IMR Press / FBL / Volume 11 / Issue 1 / DOI: 10.2741/1776

Frontiers in Bioscience-Landmark (FBL) is published by IMR Press from Volume 26 Issue 5 (2021). Previous articles were published by another publisher on a subscription basis, and they are hosted by IMR Press on imrpress.com as a courtesy and upon agreement with Frontiers in Bioscience.

Open Access Article
A burning issue: do sepsis and systemic inflammatory response syndrome (SIRS) directly contribute to cardiac dysfunction?
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1 Division of Pharmaceutical Sciences and Center for Cardiovascular Research and Alternative Medicine, University of Wyoming, Laramie, WY 82071, USA
Academic Editor:Avadhesh Sharma
Front. Biosci. (Landmark Ed) 2006, 11(1), 15–22; https://doi.org/10.2741/1776
Published: 1 January 2006
(This article belongs to the Special Issue Advances in systemic inflammatory response)
Abstract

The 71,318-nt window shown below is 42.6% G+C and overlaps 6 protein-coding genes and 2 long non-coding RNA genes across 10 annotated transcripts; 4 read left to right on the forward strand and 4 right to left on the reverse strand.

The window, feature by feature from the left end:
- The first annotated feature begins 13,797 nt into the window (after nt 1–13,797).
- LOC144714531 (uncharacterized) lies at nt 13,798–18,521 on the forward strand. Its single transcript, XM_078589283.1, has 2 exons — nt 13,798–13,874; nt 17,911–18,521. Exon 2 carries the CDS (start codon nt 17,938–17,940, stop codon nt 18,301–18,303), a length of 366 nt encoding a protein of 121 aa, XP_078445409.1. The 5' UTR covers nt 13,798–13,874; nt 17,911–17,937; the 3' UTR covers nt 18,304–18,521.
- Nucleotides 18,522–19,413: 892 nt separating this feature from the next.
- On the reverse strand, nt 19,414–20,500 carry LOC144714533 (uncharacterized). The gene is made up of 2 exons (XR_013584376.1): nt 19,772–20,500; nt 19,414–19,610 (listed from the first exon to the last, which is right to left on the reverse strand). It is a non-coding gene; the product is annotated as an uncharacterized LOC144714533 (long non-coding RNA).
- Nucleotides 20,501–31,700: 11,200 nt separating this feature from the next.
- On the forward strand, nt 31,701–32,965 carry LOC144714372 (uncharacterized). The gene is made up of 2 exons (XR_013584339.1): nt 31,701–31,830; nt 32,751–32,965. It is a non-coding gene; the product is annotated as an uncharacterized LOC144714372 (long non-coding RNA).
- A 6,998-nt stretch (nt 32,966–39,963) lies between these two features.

Heart disease is among the leading causes of death in all populations. Cardiac dysfunctions are major complications in patients with advanced viral or bacterial infection, severe trauma and burns accompanied with multiple organ failure – collectively known as systemic inflammatory response syndrome (SIRS). SIRS, which is often subsequent to sepsis, is clinically featured by hypotension, tachypnea, hypo- or hyperthermia, leukocytosis and myocardial dysfunction. The striking association between inflammation and cardiac dysfunction not only prognoses likelihood of survival in patients with SIRS but also prompts the necessity of understanding the pathophysiology of cardiac dysfunction in SIRS, so that effective therapeutic regimen may be identified. Compelling evidence has shown significant and independent link among inflammation, sepsis, insulin resistance and cardiac dysfunction. Several cytokine signaling molecules have been speculated to play important roles in the onset of cardiac dysfunction under SIRS including endothelin-1 and toll-like receptor. Involvement of these pathways in cardiac dysfunction has been convincingly validated with transgenic studies. Nevertheless, the precise mechanism of action underscoring inflammation-induced cardiac contractile dysfunction is far from being clear. Given the substantial impact of inflammation and SIRS on health care, ecosystems and national economy, it is imperative to understand the cellular mechanisms responsible for cardiac contractile dysfunction under inflammation and sepsis so that new and effective therapeutic strategy against such devastating heart problems may be developed.

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